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					         Tetanus and
        Tetanus Toxoid

 Epidemiology and Prevention of Vaccine-
          Preventable Diseases

     National Immunization Program
Centers for Disease Control and Prevention
               Revised March 2002
               Tetanus
• First described by Hippocrates

• Etiology discovered in 1884 by Carle
  and Rattone

• Passive immunity used for treatment
  and prophylaxis during World War I

• Tetanus toxoid first widely used during
  World War II
        Clostridium tetani
• Anaerobic gram-positive, spore-
  forming bacteria

• Spores found in soil, dust, animal
  feces; may persist for months to years

• Multiple toxins produced with growth
  of bacteria

• Tetanospasmin estimated human lethal
  dose = 150 ng
       Tetanus Pathogenesis
• Anaerobic conditions allow germination
  of spores and production of toxins.

• Toxin binds in central nervous system

• Interferes with neurotransmitter release
  to block inhibitor impulses.

• Leads to unopposed muscle contraction
  and spasm.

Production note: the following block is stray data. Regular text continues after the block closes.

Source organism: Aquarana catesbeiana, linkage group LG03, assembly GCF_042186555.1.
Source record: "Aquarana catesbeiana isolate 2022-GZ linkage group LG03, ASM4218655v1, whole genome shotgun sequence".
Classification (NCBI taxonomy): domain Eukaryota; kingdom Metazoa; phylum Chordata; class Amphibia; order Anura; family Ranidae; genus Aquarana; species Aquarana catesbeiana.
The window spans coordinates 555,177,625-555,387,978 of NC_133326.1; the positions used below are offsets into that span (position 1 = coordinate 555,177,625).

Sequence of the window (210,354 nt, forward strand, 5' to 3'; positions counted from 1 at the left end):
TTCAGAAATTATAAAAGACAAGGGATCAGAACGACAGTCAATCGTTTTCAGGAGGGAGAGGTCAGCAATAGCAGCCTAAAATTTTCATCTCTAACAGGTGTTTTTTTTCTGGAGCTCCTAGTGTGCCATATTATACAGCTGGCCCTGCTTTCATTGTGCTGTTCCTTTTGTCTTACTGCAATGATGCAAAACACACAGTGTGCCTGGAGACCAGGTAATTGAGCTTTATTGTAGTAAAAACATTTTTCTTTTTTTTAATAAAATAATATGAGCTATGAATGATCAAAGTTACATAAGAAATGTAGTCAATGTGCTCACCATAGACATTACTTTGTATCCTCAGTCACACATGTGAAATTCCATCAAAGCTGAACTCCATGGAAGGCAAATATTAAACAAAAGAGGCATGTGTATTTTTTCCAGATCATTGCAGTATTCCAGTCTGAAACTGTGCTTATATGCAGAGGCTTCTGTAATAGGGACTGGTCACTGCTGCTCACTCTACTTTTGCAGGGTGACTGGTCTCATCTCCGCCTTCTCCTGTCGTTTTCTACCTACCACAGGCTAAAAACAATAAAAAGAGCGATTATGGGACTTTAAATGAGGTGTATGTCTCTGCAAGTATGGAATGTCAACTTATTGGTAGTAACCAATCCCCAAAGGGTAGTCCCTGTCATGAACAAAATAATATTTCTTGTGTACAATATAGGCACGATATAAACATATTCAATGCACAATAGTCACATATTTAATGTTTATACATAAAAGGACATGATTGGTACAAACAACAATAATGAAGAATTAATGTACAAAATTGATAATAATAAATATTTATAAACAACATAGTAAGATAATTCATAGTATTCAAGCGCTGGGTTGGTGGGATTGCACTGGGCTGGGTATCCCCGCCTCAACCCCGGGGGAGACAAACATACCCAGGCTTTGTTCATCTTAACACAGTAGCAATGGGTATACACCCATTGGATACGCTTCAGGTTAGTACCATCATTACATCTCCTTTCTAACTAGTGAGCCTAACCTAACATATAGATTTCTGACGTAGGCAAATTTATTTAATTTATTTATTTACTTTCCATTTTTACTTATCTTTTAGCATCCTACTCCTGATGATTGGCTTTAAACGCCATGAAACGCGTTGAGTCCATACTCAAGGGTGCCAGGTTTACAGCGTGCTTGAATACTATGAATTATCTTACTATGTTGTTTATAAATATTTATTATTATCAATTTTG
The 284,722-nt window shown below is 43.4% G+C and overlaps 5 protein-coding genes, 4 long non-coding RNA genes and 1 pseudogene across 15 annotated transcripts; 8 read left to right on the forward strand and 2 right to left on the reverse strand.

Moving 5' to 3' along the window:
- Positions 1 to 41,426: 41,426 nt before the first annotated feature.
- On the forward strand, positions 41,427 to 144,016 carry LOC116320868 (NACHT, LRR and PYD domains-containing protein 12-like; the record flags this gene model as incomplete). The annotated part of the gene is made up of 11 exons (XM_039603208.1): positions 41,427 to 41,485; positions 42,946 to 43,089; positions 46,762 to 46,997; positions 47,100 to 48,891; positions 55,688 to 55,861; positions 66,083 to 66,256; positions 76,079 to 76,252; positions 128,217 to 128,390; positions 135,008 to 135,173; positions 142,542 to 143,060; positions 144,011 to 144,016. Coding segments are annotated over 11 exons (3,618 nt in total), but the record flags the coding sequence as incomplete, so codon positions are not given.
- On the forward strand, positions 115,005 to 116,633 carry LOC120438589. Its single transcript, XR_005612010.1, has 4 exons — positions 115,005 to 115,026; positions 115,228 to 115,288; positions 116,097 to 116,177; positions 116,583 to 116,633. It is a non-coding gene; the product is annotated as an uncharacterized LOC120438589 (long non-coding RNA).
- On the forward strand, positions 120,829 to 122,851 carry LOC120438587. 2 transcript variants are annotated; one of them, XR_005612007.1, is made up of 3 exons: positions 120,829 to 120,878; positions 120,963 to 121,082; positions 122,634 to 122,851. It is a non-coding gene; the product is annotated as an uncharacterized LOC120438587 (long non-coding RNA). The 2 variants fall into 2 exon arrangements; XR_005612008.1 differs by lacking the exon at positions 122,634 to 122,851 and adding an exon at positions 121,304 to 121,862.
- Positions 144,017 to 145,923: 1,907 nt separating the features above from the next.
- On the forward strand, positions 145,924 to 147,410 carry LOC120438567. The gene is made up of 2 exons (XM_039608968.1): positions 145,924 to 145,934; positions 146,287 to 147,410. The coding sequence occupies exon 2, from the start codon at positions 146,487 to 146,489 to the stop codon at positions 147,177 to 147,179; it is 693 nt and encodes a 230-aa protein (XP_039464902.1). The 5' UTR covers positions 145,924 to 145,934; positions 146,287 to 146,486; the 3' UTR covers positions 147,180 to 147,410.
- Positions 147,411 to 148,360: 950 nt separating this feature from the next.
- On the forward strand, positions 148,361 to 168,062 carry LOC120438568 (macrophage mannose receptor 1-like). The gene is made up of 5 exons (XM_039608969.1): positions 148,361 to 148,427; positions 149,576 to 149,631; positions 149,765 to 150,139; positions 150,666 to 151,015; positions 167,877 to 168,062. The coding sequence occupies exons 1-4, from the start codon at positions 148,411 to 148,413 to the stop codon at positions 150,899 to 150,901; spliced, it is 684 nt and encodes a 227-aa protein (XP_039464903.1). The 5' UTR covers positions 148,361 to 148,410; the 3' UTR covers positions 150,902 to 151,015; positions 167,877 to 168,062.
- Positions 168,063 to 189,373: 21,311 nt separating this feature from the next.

Tetanus Clinical Features
• Incubation period 8 days (range, 3-21 days)

• Three clinical forms: Local (uncommon),
  cephalic (rare), generalized (most common)

• Generalized tetanus: descending
  symptoms of trismus (lockjaw), difficulty
  swallowing, muscle rigidity, spasms

• Spasms continue for 3-4 weeks; complete
  recovery may take months
         Neonatal Tetanus
• Generalized tetanus in newborn infant

• Infant born without protective passive
  immunity

• High fatality rate without therapy

• Estimated 270,000 deaths worldwide in
  1998
Tetanus Complications
 •   Laryngospasm
 •   Fractures
 •   Hypertension
 •   Nosocomial infections
 •   Pulmonary embolism
 •   Aspiration
 •   Death
    Tetanus Wound Management

                                  Clean, minor   All other
                                    wounds       wounds
Vaccination History               Td     TIG     Td     TIG

Unknown or <3 doses               Yes    No      Yes    Yes

3+ doses                          No*    No      No** No

 * Yes, if >10 years since last dose
** Yes, if >5 years since last dose